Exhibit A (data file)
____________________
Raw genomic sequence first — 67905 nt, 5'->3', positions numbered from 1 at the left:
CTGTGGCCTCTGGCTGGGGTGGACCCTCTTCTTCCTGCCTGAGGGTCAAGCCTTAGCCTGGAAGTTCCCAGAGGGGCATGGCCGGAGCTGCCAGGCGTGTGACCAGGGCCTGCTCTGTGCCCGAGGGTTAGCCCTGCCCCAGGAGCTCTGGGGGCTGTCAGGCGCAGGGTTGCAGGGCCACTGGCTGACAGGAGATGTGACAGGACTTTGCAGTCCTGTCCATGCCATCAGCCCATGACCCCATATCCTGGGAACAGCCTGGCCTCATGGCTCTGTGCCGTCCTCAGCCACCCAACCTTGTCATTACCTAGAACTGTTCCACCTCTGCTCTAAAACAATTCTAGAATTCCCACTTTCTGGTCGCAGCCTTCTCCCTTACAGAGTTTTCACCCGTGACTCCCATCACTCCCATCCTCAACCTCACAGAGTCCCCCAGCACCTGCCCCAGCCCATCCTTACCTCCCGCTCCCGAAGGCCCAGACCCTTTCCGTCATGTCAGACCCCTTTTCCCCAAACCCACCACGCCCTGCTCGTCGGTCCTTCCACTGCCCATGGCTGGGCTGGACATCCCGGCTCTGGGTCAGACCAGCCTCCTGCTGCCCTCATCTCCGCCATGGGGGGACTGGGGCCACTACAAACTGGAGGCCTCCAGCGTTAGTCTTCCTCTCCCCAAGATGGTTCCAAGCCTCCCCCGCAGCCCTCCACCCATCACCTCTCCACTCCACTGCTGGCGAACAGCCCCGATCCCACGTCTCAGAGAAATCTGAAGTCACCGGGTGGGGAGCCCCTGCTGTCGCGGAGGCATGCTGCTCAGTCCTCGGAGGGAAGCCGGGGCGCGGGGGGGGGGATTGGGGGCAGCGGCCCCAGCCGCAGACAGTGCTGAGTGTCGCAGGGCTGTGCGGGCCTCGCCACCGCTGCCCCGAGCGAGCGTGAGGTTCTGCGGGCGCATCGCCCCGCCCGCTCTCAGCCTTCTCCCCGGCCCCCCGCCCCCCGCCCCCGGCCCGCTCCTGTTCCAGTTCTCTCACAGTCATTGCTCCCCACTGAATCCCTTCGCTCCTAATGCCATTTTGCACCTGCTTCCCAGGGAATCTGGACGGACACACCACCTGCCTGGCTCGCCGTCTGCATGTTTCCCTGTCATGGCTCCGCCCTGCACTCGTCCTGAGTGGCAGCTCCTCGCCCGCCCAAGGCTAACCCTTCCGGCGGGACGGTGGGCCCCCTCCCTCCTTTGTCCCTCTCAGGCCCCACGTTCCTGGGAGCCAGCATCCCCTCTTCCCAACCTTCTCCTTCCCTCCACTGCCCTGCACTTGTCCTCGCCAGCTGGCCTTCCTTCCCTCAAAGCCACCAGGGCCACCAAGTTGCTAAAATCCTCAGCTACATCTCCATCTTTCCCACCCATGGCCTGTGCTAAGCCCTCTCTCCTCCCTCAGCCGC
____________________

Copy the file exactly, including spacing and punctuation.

Raw genomic sequence first — 67905 nt, 5'->3', positions numbered from 1 at the left:
CTGTGGCCTCTGGCTGGGGTGGACCCTCTTCTTCCTGCCTGAGGGTCAAGCCTTAGCCTGGAAGTTCCCAGAGGGGCATGGCCGGAGCTGCCAGGCGTGTGACCAGGGCCTGCTCTGTGCCCGAGGGTTAGCCCTGCCCCAGGAGCTCTGGGGGCTGTCAGGCGCAGGGTTGCAGGGCCACTGGCTGACAGGAGATGTGACAGGACTTTGCAGTCCTGTCCATGCCATCAGCCCATGACCCCATATCCTGGGAACAGCCTGGCCTCATGGCTCTGTGCCGTCCTCAGCCACCCAACCTTGTCATTACCTAGAACTGTTCCACCTCTGCTCTAAAACAATTCTAGAATTCCCACTTTCTGGTCGCAGCCTTCTCCCTTACAGAGTTTTCACCCGTGACTCCCATCACTCCCATCCTCAACCTCACAGAGTCCCCCAGCACCTGCCCCAGCCCATCCTTACCTCCCGCTCCCGAAGGCCCAGACCCTTTCCGTCATGTCAGACCCCTTTTCCCCAAACCCACCACGCCCTGCTCGTCGGTCCTTCCACTGCCCATGGCTGGGCTGGACATCCCGGCTCTGGGTCAGACCAGCCTCCTGCTGCCCTCATCTCCGCCATGGGGGGACTGGGGCCACTACAAACTGGAGGCCTCCAGCGTTAGTCTTCCTCTCCCCAAGATGGTTCCAAGCCTCCCCCGCAGCCCTCCACCCATCACCTCTCCACTCCACTGCTGGCGAACAGCCCCGATCCCACGTCTCAGAGAAATCTGAAGTCACCGGGTGGGGAGCCCCTGCTGTCGCGGAGGCATGCTGCTCAGTCCTCGGAGGGAAGCCGGGGCGCGGGGGGGGGGATTGGGGGCAGCGGCCCCAGCCGCAGACAGTGCTGAGTGTCGCAGGGCTGTGCGGGCCTCGCCACCGCTGCCCCGAGCGAGCGTGAGGTTCTGCGGGCGCATCGCCCCGCCCGCTCTCAGCCTTCTCCCCGGCCCCCCGCCCCCCGCCCCCGGCCCGCTCCTGTTCCAGTTCTCTCACAGTCATTGCTCCCCACTGAATCCCTTCGCTCCTAATGCCATTTTGCACCTGCTTCCCAGGGAATCTGGACGGACACACCACCTGCCTGGCTCGCCGTCTGCATGTTTCCCTGTCATGGCTCCGCCCTGCACTCGTCCTGAGTGGCAGCTCCTCGCCCGCCCAAGGCTAACCCTTCCGGCGGGACGGTGGGCCCCCTCCCTCCTTTGTCCCTCTCAGGCCCCACGTTCCTGGGAGCCAGCATCCCCTCTTCCCAACCTTCTCCTTCCCTCCACTGCCCTGCACTTGTCCTCGCCAGCTGGCCTTCCTTCCCTCAAAGCCACCAGGGCCACCAAGTTGCTAAAATCCTCAGCTACATCTCCATCTTTCCCACCCATGGCCTGTGCTAAGCCCTCTCTCCTCCCTCAGCCGC